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In re Civil Commitment of Benson

Court of Appeals of Minnesota

December 2, 2013

In the Matter of the Civil Commitment of: Michael D. Benson.

UNPUBLISHED OPINION

Douglas County District Court File No. 21-P4-93-000117

Michael Benson, Moose Lake, Minnesota (pro se appellant)

Lori Swanson, Attorney General, Noah A. Cashman, Assistant Attorney General, St. Paul, Minnesota; and Chad M. Larson, Douglas County Attorney, Alexandria, Minnesota (for respondent)

Considered and decided by Johnson, Judge; Rodenberg, Judge; and Chutich, Judge.

JOHNSON, Judge.

In 1993, Michael D. Benson was civilly committed as a sexual psychopathic personality (SPP). In 2013, Benson brought a motion for relief from the district court's commitment order pursuant to rule 60.02(e) of the Minnesota Rules of Civil Procedure. The district court denied the motion. The district court also denied Benson's motion for appointment of counsel in connection with his rule 60.02(e) motion. We affirm.

FACTS

In his motion for relief under rule 60.02(e), Benson alleged that the Minnesota Sex Offender Program (MSOP) has failed to provide him with adequate treatment and that the inadequacy of his treatment constitutes "changed circumstances, " which entitles him to an evidentiary hearing. At the same time, Benson moved for the appointment of counsel to assist him with the rule 60.02(e) motion.

The district court denied Benson's rule 60.02(e) motion. The district court determined that, although Benson requested only an evidentiary hearing, Benson's motion implicitly requested a transfer or discharge from his commitment. The district court concluded that Benson's rule 60.02(e) motion is barred by provisions of the Commitment Act that provide the exclusive remedies for an SPP who seeks transfer or discharge from his civil commitment. The district court also denied Benson's motion for appointment of counsel. Benson appeals.

DECISION

I. Rule 60.02(e) Motion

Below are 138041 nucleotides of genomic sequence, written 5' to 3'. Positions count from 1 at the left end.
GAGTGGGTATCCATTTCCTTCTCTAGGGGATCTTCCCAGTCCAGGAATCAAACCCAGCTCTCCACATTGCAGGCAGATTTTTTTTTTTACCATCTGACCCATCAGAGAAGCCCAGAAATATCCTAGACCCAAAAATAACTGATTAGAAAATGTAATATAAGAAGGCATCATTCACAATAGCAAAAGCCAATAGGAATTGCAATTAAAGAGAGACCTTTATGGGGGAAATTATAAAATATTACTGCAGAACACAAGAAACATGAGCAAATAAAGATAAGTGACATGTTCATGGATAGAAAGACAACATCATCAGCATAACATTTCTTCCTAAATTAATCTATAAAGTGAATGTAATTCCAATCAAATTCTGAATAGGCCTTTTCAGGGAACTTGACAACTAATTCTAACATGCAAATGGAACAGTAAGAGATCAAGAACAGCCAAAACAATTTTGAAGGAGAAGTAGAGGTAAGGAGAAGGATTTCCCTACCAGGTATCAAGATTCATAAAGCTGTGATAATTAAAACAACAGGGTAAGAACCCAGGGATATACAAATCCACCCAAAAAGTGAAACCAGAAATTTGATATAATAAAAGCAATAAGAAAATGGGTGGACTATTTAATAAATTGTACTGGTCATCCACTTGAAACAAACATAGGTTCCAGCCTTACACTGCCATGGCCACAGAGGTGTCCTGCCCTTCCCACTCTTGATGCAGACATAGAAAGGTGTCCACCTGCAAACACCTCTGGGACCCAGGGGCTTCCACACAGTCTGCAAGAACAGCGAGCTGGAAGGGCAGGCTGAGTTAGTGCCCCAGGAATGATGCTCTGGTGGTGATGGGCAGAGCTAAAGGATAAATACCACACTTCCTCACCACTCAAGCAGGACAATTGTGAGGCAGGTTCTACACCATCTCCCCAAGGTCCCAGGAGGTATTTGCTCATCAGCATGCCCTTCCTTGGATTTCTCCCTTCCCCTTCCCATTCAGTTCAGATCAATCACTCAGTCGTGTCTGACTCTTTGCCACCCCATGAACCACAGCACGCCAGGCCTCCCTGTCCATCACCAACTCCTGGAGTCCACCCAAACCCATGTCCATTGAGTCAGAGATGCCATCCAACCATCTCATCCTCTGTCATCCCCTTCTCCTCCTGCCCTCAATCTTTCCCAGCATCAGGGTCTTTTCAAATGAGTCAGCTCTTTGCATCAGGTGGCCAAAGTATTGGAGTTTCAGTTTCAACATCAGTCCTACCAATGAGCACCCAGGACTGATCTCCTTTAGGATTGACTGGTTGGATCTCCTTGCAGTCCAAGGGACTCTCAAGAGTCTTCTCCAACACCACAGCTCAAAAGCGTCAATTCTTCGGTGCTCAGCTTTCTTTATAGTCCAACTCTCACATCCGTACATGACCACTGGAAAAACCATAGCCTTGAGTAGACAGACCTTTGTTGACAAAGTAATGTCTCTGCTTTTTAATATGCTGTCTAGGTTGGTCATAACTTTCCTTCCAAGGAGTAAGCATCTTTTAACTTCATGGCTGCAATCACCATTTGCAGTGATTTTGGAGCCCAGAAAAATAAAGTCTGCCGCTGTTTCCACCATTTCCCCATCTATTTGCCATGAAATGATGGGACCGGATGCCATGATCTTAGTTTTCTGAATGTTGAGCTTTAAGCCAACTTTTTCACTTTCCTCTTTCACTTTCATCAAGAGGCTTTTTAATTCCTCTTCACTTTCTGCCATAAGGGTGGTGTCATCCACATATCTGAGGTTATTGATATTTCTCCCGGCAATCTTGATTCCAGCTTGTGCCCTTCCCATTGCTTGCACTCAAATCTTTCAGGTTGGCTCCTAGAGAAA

Benson argues that the district court erred by denying his motion for relief under rule 60.02(e). Specifically, Benson argues that MSOP's failure to provide adequate treatment constitutes "changed circumstances, " which entitles him to an evidentiary hearing.

Rule 60.02(e) permits a district court to relieve a party from a final order or judgment and order a new trial or other appropriate relief if "it is no longer equitable that the judgment should have prospective application." Minn. R. Civ. P. 60.02(e). We review a district court's decision on a rule 60.02 motion for abuse of discretion. In re Welfare of Children of Coats, 633 N.W.2d 505, 510 (Minn. 2001); In re Civil Commitment of Moen, 837 N.W.2d 40, 44-45 (Minn.App. 2013), review denied (Minn. Oct. 15, 2013).

To resolve Benson's appeal, we must apply two recent opinions concerning motions under rule 60.02(e) for relief from a civil commitment order. In In re Civil Commitment of Lonergan, 811 N.W.2d 635 (Minn. 2012), the supreme court held that the "exclusive remedy" for a patient who seeks a transfer or discharge from civil commitment is contained in the Commitment Act. Id. at 642. Thereafter, in Moen, this court held that a civilly committed person may not avoid the Lonergan bar by requesting only an evidentiary hearing but refraining from requesting any form of ultimate relief. Moen, 837 N.W.2d at 47.